55. The Special Bench in this context noted that the provisions of Article 11(6) of the Indo-Japanese convention were pari-materia to that of Article 11(4) of the OECD Model Convention and after taking into consideration the purpose and scope of Article 11(4) of the OECD Model Convention as explained in paragraph No. 24 and 25.1 of the OECD commentary on Model Tax Convention on Income Tax and on Capital (condensed version) issue in July, 2010, the Special Bench held that the economic ownership of the debt claim not being allocated to the PE, it cannot be said that such debt claim is effectively connected with that PE. The Special Bench thus has taken the economic ownership as the basis or criteria to apply the concept of “effectively connected with”. Since the economic ownership of the ships in the present case cannot be said to be allocated to the PE but the same has always remained with the assessee company, we are of the view that it cannot be said that the property in the said ships is effectively connected with the PE in India on the basis of criteria adopted by the Special Bench of this Tribunal in the case of Sumitomo Mitsui Banking Corporation (supra). Shri Srivastava has contended that the expression “effectively connected” is much wider than the expression “owned”. He has contended that effective connection could be by way of ownership or by the operation or maintenance of the property. We are unable to agree with this contention of Shri Srivastava in view of the decision of Special Bench of this Tribunal in the case of Sumitomo Mitsui Banking Corporation (supra) wherein the similar expression has been interpreted as to mean economic ownership. In any case, it cannot be said that the ships owned by the assessee company were exclusively operated or maintained by the PE in India and going by the scope of work to be done by the said PE which was limited.

56. In the OECD commentary on Model Tax Convention on Income and on Capital (condensed version) published in July, 2010, the term used in paragraph 21(1) of the Model Convention, (similar to Article 22(1) of the Indo-Swiss Treaty) viz. a right or property in respect of which income paid will be effectively connected with a permanent establishment has been explained. It is stated that for the purposes of paragraph 21(1), a right or property in respect of which income paid will be effectively connected with a PE if the economic ownership of that right or property is allocated to that PE. It is stated that the economic ownership of a right or property in this context means the equivalent of ownership for income-tax purposes by a separate enterprise with the attended benefits and burdens (e.g. the right to the income attributable to the ownership of the right or property, the right to any available depreciation and judicial exposer to gains or losses from the appreciation or depreciation of that right or property).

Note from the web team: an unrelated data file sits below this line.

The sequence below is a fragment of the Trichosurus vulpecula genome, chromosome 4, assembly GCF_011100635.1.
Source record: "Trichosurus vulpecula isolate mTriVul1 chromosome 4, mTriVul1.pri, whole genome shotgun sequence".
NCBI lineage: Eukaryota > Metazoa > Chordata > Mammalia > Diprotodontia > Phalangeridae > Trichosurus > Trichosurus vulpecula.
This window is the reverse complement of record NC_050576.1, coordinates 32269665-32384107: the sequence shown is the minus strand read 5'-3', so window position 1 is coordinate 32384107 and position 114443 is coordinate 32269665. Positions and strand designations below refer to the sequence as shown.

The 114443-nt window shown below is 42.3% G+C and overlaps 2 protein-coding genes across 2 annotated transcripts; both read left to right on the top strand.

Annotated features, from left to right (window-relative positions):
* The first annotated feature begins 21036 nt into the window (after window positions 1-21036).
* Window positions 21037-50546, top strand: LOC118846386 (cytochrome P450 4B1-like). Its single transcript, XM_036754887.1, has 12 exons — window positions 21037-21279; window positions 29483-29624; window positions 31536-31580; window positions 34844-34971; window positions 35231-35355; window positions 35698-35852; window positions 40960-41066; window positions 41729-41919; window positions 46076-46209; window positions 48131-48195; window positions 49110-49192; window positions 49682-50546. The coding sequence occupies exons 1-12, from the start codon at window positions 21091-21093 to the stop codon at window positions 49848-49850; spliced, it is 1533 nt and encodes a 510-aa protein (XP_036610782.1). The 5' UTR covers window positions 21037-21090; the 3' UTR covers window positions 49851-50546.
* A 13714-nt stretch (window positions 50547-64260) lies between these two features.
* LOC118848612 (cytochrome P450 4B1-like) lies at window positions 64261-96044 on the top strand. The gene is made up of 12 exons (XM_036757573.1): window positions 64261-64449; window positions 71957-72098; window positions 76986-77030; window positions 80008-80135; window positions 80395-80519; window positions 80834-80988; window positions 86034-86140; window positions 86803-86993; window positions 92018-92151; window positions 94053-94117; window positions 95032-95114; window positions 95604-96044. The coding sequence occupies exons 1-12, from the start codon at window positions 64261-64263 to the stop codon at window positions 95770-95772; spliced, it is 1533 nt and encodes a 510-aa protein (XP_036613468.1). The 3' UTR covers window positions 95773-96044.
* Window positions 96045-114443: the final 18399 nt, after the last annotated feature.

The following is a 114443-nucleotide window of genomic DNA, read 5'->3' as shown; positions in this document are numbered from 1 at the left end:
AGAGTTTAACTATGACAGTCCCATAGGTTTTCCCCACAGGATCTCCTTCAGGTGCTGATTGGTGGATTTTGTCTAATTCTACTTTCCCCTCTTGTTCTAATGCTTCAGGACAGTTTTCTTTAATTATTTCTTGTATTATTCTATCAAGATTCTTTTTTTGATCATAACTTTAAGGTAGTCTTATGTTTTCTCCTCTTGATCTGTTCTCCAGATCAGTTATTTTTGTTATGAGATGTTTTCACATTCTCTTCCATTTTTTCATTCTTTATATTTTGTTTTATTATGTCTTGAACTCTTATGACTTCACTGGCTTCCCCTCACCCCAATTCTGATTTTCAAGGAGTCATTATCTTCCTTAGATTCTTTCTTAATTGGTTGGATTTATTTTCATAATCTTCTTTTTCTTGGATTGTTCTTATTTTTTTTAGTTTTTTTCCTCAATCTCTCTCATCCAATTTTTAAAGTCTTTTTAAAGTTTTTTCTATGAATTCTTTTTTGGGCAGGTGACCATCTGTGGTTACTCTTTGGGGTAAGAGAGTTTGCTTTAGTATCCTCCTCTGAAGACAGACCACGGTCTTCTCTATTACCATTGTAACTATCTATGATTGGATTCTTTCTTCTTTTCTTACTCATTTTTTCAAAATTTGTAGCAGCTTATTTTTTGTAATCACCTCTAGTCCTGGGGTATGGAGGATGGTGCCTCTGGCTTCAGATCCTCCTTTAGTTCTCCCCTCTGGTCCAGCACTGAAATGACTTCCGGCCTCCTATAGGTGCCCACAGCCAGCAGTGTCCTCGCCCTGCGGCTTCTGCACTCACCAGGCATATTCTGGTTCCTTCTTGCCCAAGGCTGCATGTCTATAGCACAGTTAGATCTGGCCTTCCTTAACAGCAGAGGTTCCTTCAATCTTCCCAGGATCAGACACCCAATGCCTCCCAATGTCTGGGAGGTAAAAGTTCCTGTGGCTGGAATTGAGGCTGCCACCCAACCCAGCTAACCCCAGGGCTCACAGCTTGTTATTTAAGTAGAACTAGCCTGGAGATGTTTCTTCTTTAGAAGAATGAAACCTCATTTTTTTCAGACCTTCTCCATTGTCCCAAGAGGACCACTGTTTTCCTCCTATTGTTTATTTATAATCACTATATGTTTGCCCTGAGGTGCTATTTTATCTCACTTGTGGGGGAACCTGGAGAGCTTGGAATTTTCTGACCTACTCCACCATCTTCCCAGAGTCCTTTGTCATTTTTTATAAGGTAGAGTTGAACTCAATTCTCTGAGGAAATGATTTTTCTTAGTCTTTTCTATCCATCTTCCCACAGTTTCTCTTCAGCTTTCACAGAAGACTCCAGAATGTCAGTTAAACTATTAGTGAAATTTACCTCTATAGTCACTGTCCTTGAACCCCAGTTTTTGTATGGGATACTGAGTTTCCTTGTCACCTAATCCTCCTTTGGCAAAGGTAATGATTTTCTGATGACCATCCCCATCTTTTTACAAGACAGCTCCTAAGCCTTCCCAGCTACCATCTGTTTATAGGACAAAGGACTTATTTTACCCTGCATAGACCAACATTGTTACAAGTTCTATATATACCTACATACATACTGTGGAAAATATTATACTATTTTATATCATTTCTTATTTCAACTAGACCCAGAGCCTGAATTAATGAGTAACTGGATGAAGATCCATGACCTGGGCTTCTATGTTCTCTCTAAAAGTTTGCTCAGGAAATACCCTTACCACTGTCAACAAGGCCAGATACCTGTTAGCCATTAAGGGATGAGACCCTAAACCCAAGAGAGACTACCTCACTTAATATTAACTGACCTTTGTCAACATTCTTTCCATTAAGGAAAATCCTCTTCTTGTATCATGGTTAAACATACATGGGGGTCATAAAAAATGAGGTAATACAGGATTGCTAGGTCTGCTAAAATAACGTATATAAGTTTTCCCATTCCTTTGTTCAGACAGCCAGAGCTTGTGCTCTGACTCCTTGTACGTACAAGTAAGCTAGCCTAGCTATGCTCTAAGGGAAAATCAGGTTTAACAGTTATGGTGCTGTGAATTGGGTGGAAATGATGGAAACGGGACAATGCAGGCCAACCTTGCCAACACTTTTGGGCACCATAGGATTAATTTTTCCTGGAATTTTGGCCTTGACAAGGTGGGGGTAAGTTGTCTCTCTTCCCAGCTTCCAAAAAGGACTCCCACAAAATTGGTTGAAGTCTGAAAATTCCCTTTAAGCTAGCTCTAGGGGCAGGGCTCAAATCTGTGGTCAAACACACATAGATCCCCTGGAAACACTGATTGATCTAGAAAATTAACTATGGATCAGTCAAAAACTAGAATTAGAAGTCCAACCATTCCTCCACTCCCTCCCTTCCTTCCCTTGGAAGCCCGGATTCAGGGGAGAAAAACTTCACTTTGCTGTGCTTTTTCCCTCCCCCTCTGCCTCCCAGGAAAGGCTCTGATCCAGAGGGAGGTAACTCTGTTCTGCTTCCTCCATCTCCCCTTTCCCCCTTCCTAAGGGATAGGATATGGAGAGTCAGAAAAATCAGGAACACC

57. Keeping in view the relevant portion of the OECD commentary on Model Tax Convention on Income and on Capital (condensed version) published in July, 2010 and the ratio of the decision of Special Bench of this Tribunal in the case of Sumitomo Mitsui Banking Corporation (supra) as also the opinion of Philip Baker and Mr. Mukul Rohotogi which conforms to the said ratio, we are of the view that the right or property in respect of which the shipping income is earned by the assessee i.e. ships cannot be said to be effectively connected with the permanent establishment in India . Such income, therefore, will not fall under Article 22(2) but will fall under Article 22(1) and accordingly shall be taxable only in the State of residence of the assessee company i.e. Switzerland and not in India. In that view of the matter, we uphold the impugned order of the learned CIT(Appeals) holding that the international shipping profits of the assessee company are covered by Article 22 of the Indo-Swiss treaty and although the assessee company had a PE in India in the year under consideration, the ships i.e. the property in respect of which shipping income was paid to the assessee company being not effectively connected with that PE, the case of the assessee will be out of paragraph No. 2 of Article 22 and will fall in paragraph 1 of the said article. Consequently, the same will be taxable in the country of residence of the assessee company i.e. Switzerland and not in India.

58. As regards the alternative contention of Shri Dastur that no portion of the international shipping profits earned by the assessee in any case can be taxed in India as the commission paid to M/s MSC Agency India Pvt. Ltd. which constituted its PE is admittedly at an arm’s length, it is observed that this alternative claim of the assessee has now become academic in view of our decision accepting the main contention of the assessee that the international shipping profits are chargeable to tax only in Switzerland as per Article 22(1) and not in India. We, therefore, do not deem it necessary or expedient to dwell upon this alternative claim of the assessee.

59. In the result, the appeal of the Revenue and the cross objection of the assessee are dismissed.